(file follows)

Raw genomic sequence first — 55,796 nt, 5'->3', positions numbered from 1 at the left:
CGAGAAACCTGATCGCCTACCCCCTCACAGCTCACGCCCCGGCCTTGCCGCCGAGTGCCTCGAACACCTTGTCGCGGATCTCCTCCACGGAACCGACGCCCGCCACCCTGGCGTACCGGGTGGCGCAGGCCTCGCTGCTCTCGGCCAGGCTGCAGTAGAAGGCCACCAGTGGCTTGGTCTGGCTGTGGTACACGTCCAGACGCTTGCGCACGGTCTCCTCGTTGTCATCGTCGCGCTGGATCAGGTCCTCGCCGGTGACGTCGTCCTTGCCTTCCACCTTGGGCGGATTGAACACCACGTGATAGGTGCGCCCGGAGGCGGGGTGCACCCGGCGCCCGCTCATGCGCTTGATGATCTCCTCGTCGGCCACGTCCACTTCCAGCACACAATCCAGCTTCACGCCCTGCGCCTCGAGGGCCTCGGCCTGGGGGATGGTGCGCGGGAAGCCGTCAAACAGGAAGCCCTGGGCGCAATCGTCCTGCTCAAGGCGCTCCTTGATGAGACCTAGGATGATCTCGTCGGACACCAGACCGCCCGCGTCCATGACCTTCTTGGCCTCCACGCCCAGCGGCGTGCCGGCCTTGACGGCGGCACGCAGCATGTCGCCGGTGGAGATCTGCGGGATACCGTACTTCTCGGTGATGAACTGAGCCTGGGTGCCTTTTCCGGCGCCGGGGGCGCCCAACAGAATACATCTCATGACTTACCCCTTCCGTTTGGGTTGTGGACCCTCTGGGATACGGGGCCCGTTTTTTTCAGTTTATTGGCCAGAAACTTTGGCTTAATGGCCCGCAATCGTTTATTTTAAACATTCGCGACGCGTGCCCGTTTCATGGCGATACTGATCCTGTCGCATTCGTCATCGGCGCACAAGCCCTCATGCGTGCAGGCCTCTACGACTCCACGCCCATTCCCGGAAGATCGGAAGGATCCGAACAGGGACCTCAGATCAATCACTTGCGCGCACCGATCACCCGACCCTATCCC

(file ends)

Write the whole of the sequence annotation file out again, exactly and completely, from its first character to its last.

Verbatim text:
Raw genomic sequence first — 55,796 nt, 5'->3', positions numbered from 1 at the left:
CGAGAAACCTGATCGCCTACCCCCTCACAGCTCACGCCCCGGCCTTGCCGCCGAGTGCCTCGAACACCTTGTCGCGGATCTCCTCCACGGAACCGACGCCCGCCACCCTGGCGTACCGGGTGGCGCAGGCCTCGCTGCTCTCGGCCAGGCTGCAGTAGAAGGCCACCAGTGGCTTGGTCTGGCTGTGGTACACGTCCAGACGCTTGCGCACGGTCTCCTCGTTGTCATCGTCGCGCTGGATCAGGTCCTCGCCGGTGACGTCGTCCTTGCCTTCCACCTTGGGCGGATTGAACACCACGTGATAGGTGCGCCCGGAGGCGGGGTGCACCCGGCGCCCGCTCATGCGCTTGATGATCTCCTCGTCGGCCACGTCCACTTCCAGCACACAATCCAGCTTCACGCCCTGCGCCTCGAGGGCCTCGGCCTGGGGGATGGTGCGCGGGAAGCCGTCAAACAGGAAGCCCTGGGCGCAATCGTCCTGCTCAAGGCGCTCCTTGATGAGACCTAGGATGATCTCGTCGGACACCAGACCGCCCGCGTCCATGACCTTCTTGGCCTCCACGCCCAGCGGCGTGCCGGCCTTGACGGCGGCACGCAGCATGTCGCCGGTGGAGATCTGCGGGATACCGTACTTCTCGGTGATGAACTGAGCCTGGGTGCCTTTTCCGGCGCCGGGGGCGCCCAACAGAATACATCTCATGACTTACCCCTTCCGTTTGGGTTGTGGACCCTCTGGGATACGGGGCCCGTTTTTTTCAGTTTATTGGCCAGAAACTTTGGCTTAATGGCCCGCAATCGTTTATTTTAAACATTCGCGACGCGTGCCCGTTTCATGGCGATACTGATCCTGTCGCATTCGTCATCGGCGCACAAGCCCTCATGCGTGCAGGCCTCTACGACTCCACGCCCATTCCCGGAAGATCGGAAGGATCCGAACAGGGACCTCAGATCAATCACTTGCGCGCACCGATCACCCGACCCTATCCC